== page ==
Rattlesnake Springs

Michael has a BA in History & American Studies and an MSc in American History from the University of Edinburgh. He comes from a proud military family and has spent most of his career as an educator in the Middle East and Asia. His passion is travel, and he seizes any opportunity to share his experiences in the most immersive way possible, whether at sea or on the land.

Part of our in-depth series exploring the forts of Comancheria

6 August 1880; Van Horn, Texas: Mimbres leader Victorio was turned back to Mexico at Tinaja de las Palmas, but several days later he was back, heading north to join other Apache bands still in the Guadalupe Mountains of New Mexico. Col. Benjamin H. Grierson believed Victorio and his band would pass Van Horn's Well, so he concentrated his troops there. But the wily Apaches bypassed the well on 4 August.

Grierson figured Victorio would head for Rattlesnake Springs, in the breaks of the Sierra Diablos, about 65 miles north. He sped his men there, covering the distance in 21 hours. The colonel placed Companies C and G, under Capt. Charles D. Viele, in Rattlesnake Canyon. At 2 p.m. on 6 August, Victorio and his band approached. The soldiers held their fire, but Victorio, suspecting a trap, did not come close. When Viele opened up on them, the Apaches fell back to the canyon walls. Seeing the small number of troops, however, Victorio regrouped and counterattacked. The arrival of Capt. Louis H. Carpenter and Companies B and H brought a standoff, and Victorio again went back into the mountains.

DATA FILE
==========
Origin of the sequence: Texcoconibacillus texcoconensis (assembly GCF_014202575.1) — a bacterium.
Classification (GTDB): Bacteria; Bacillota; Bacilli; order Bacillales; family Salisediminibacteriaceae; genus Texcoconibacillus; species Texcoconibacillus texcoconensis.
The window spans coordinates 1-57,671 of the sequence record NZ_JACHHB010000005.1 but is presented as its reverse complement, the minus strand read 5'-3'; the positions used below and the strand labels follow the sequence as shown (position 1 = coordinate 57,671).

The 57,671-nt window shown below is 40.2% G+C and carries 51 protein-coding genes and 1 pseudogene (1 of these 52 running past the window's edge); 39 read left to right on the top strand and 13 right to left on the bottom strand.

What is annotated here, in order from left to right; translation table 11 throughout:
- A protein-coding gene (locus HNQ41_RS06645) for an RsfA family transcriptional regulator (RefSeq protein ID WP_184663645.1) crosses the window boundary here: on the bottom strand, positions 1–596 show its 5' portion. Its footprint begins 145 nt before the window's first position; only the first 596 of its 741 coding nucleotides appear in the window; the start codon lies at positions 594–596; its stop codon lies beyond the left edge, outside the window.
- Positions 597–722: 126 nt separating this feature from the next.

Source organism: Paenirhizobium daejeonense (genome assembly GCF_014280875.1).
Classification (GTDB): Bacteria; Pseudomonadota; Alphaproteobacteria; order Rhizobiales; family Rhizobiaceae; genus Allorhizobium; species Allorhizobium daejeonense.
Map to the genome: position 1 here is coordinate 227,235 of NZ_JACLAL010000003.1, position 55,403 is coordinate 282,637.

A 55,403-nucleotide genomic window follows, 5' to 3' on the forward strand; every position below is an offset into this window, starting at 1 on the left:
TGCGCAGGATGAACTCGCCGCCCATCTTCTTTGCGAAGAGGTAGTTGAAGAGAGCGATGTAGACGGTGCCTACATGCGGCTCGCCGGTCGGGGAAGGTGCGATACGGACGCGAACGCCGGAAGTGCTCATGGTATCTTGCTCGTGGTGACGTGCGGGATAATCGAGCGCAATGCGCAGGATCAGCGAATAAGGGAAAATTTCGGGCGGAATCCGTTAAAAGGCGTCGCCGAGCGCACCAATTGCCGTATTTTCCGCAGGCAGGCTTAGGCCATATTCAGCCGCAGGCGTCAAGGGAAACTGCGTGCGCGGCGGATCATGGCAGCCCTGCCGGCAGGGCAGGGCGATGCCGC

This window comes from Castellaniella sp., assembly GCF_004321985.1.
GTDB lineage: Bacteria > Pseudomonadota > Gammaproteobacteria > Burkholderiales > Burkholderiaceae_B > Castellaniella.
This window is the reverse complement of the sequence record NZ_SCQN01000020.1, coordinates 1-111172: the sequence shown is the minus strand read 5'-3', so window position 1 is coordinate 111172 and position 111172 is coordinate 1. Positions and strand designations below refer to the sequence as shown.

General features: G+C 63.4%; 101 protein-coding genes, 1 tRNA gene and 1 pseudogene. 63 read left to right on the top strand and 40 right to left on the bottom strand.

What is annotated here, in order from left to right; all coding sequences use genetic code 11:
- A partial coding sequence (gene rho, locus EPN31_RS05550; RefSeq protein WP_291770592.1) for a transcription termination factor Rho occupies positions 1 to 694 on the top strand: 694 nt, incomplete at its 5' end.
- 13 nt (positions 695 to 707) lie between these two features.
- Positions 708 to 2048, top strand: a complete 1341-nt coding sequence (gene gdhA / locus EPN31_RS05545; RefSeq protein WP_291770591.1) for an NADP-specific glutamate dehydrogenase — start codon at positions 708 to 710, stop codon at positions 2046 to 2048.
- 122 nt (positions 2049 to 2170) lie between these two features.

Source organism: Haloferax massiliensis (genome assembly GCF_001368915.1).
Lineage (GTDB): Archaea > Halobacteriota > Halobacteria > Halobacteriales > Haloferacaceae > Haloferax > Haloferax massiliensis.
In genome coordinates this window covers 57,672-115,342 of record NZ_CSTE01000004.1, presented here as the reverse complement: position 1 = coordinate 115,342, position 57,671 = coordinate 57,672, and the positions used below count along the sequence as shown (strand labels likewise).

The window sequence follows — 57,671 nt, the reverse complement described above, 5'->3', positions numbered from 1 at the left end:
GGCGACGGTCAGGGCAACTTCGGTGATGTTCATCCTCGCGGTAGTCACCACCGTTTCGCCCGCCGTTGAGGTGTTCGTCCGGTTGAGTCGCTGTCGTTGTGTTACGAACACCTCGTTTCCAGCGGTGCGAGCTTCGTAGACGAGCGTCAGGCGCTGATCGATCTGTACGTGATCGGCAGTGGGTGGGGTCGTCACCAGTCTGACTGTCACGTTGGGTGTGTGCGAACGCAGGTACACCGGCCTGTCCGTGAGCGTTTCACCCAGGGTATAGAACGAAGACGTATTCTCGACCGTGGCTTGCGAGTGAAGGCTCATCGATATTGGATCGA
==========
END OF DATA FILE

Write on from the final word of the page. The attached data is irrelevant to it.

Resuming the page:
At about 4 p.m. Capt. John C. Gilmore and men of the 24th Infantry rode in with supply wagons for Grierson. About eight miles from the springs, Victorio, unable to resist the temptation, attacked the wagons. Soldiers hiding in the wagons threw back the covers and put out a heavy fire, killing one Apache, wounding others, and driving back the rest.

At dusk the Indians made one more attempt to get to the water hole, but the soldiers again repulsed them, this time with Capt. Louis Carpenter pursuing them. The Apaches turned back to Mexico.

Grierson reported three men killed, three seriously wounded, and several minor injuries, with one trooper missing, presumed dead. He believed he had killed or wounded 30 warriors.

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